Maybe it was the soothing lighting, or perhaps it was the incredibly soft and quiet way in which Samuel Beam captivated the crowd with his perfect pitch and mesmerizing tunes; whatever it was, it worked.
The Newport Music Hall on High Street, across from the Ohio State University campus, was the quietest anyone had ever heard it during a show at this local venue favorite, as show-goers were re-educated on the art of Listening.
Oh sure, there were a few people in attendance who didn’t seem to get that there was a magical performance happening, and these people talked right through the show, apparently unable to leave the fast paced hubbub of the outside world on the other side of the Newport’s black wooden doors.
Even they couldn’t dispel the magic that was being woven by Sam and his band of performers. The set list included new work from the recently released Woman King album (February, 2004), as well as crowd favorites from previous albums “The Creek Drank The Cradle” and “Our Endless Numbered Days.”
The majority of Beam’s setlist consisted of quietly performed songs, but there were at least three instances in which Beam and his accompaniment rocked the house with uncharacteristic fervor.
It was during these brief times that Beam’s music took on a whole new kind of intensity; seriously, I’ve never heard someone rock out so quietly and intensely as did Iron and Wine on this night.
Beam’s assortment of guitars added to the organic feel of the show; at some times during the night, when he was playing a gorgeous hollow-body guitar, I caught a faint and pleasant echo of Chris Isaak, another quietly rocking musical gentleman.
The live experience of Iron and Wine’s “Upward Over The Mountain” was chill-inducing, and the audience could hardly hold back their appreciation as it was being performed.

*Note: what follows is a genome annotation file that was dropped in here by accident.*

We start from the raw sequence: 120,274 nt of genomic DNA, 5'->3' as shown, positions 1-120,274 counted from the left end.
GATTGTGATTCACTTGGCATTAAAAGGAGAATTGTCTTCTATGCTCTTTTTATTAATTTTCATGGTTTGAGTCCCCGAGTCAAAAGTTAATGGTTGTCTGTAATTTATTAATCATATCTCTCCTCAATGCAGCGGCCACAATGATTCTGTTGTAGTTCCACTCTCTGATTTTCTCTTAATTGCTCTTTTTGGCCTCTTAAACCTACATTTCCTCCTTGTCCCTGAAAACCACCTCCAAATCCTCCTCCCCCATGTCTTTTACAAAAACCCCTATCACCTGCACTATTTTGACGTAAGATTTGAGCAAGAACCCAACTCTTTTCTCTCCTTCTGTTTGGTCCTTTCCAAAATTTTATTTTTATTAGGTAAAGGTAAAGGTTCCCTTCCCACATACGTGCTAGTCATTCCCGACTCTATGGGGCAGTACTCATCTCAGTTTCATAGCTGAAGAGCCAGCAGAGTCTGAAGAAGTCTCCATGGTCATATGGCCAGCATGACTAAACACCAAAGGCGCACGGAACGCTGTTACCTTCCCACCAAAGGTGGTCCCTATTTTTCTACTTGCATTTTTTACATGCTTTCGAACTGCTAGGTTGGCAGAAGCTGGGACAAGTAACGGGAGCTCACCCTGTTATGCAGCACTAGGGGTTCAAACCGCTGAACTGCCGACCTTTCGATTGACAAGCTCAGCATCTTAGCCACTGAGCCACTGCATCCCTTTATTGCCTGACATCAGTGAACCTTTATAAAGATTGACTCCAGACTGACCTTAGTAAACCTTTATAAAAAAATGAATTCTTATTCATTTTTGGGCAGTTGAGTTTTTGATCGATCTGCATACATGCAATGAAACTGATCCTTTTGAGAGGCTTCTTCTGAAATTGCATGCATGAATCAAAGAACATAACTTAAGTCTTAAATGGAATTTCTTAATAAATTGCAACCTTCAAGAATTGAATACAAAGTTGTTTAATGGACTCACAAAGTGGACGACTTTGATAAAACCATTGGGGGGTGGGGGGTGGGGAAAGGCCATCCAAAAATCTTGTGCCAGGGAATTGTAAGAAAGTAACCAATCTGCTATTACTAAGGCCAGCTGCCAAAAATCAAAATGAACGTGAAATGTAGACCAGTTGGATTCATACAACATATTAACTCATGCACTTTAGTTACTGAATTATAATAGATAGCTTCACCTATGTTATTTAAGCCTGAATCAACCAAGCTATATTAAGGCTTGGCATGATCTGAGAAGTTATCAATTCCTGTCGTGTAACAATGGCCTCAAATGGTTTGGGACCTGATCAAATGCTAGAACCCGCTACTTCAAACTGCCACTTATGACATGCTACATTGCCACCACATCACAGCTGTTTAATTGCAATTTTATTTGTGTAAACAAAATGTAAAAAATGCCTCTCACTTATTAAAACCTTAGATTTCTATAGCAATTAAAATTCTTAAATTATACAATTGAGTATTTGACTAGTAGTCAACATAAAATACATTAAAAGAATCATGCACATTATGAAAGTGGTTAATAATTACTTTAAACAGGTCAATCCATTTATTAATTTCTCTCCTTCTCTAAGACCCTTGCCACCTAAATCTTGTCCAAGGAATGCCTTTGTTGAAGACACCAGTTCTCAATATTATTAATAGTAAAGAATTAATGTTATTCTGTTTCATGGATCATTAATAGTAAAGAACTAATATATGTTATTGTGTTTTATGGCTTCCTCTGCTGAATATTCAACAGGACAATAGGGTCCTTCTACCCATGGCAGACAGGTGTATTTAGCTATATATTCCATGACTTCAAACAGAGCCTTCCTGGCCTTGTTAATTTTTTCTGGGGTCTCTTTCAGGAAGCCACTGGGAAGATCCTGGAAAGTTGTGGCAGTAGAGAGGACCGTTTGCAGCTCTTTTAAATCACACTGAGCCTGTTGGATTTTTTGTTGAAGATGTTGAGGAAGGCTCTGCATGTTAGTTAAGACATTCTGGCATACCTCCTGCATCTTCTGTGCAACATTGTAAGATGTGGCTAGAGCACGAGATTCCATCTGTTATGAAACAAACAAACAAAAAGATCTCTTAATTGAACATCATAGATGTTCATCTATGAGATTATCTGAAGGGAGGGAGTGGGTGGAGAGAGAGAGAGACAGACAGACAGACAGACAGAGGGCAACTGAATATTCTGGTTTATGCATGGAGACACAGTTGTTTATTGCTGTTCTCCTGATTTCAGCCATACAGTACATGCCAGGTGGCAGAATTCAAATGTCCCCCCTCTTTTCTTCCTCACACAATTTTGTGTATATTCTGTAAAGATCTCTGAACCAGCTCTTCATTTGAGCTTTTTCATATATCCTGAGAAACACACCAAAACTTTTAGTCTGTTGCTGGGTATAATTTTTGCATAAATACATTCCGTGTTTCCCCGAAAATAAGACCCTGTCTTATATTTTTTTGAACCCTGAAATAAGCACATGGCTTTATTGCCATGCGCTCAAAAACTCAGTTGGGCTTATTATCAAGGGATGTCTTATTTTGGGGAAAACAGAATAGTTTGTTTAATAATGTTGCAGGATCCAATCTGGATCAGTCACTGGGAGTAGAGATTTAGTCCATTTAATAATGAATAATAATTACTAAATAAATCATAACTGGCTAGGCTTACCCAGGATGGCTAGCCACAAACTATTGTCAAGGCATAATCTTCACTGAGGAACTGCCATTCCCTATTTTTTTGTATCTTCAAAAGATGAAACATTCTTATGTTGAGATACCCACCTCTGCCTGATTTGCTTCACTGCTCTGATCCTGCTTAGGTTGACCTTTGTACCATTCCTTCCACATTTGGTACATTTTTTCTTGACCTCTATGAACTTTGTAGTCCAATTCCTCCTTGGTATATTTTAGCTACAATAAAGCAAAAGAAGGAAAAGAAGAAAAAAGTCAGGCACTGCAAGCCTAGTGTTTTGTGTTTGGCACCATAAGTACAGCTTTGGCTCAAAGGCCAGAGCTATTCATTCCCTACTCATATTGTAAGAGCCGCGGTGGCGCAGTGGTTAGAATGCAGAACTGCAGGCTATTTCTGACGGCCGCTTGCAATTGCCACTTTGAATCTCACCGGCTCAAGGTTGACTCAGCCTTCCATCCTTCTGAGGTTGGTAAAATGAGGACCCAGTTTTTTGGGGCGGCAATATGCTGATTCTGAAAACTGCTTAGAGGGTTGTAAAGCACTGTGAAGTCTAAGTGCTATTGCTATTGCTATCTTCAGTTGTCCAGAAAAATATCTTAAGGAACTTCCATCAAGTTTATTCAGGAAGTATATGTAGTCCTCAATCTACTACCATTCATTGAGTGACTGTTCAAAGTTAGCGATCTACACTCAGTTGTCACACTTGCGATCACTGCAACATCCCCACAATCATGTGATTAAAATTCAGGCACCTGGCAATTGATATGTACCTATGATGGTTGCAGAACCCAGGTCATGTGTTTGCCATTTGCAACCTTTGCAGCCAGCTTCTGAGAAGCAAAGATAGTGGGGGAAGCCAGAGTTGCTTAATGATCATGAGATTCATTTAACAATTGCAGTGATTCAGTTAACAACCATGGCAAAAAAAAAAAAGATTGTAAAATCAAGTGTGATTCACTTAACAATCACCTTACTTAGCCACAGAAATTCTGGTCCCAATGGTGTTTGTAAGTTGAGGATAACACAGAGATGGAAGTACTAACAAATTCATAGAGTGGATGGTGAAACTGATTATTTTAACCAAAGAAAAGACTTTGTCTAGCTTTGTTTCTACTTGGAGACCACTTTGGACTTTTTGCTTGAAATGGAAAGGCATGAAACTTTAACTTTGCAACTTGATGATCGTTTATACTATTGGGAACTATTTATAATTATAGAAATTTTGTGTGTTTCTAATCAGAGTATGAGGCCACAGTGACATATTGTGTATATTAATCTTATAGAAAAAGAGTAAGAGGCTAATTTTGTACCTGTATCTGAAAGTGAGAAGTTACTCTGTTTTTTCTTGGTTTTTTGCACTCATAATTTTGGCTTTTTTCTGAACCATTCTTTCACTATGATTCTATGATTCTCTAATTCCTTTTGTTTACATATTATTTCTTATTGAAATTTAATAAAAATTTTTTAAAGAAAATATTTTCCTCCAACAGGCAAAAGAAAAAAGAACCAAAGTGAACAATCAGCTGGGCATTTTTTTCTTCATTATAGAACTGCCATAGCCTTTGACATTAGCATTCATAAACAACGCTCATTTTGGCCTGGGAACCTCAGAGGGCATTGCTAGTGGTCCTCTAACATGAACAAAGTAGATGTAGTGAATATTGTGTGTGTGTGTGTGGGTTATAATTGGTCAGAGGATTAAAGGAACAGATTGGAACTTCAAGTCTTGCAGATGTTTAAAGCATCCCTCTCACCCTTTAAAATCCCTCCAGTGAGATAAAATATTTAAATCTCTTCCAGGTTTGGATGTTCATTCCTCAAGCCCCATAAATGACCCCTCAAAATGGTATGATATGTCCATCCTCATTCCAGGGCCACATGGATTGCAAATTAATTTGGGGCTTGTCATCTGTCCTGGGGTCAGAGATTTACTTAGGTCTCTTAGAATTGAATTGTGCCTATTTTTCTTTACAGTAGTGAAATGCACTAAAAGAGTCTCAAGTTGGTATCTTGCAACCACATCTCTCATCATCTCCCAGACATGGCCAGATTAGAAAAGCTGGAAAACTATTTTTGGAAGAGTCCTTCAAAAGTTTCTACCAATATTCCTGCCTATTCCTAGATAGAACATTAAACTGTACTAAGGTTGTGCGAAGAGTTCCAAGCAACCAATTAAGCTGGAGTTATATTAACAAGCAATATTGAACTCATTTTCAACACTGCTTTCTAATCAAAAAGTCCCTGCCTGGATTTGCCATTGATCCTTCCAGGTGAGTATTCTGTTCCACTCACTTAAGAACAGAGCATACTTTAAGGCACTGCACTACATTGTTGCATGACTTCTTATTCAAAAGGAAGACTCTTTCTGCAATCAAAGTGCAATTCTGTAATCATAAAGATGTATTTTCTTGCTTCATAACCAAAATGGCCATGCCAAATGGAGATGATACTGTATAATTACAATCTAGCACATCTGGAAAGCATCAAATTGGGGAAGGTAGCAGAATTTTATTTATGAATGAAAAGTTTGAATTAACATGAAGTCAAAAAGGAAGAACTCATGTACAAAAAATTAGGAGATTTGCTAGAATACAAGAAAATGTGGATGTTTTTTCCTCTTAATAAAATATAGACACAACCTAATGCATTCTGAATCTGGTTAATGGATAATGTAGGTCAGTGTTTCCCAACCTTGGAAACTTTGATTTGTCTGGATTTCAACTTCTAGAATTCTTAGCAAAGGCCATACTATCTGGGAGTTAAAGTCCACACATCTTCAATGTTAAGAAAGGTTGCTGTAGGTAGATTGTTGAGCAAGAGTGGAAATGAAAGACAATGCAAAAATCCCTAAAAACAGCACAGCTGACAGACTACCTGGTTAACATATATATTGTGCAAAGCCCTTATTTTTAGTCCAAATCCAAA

Several times throughout their performance, an exuberant member of the audience would whoop or whistle, at times eliciting a soft smile from Mr. Beam as he performed.
At one point during the Iron and Wine encore performance (thank you for that, Iron and Wine!) the crowd was so happy to have one more taste of this break from the noise and confusion of their daily lives, that some managed to break through Beam’s composure and mid-song on the encore performance of “Trapeze Swinger” he stopped and addressed the crowd with a smile and some softly spoken words, before picking up his song again where he left off.
Don’t ask what he actually said, because I couldn’t quite catch it thanks to “Yaptastic” – er, I mean the girl standing behind me who couldn’t seem to shut up through most of the performance – though it sounded a bit like a brief and amused agreement with someone from stage left’s feelings about a particular lyric.
I can tell you that seeing Beam smile is enough to make you smile, yourself. Throughout the show, his uber-relaxed and soothing demeanor was a much needed vacation from the stresses of life “out there” beyond the doors of the Newport Music Hall.
It felt as though time had ceased its grind, and that we could all live inside the music for just a little while longer – a priceless feeling to have at a concert!
Iron and Wine’s ability to transport listeners to that quiet and contemplative place is one of their strengths, to be sure. Make every effort to catch one of their shows this summer.
They’ll be hitting several locations on the East coast; check their website for venues and dates. Those of you who enjoy Yahoo! LAUNCHcast Radio can catch Iron and Wine songs on the Cool As Folk station.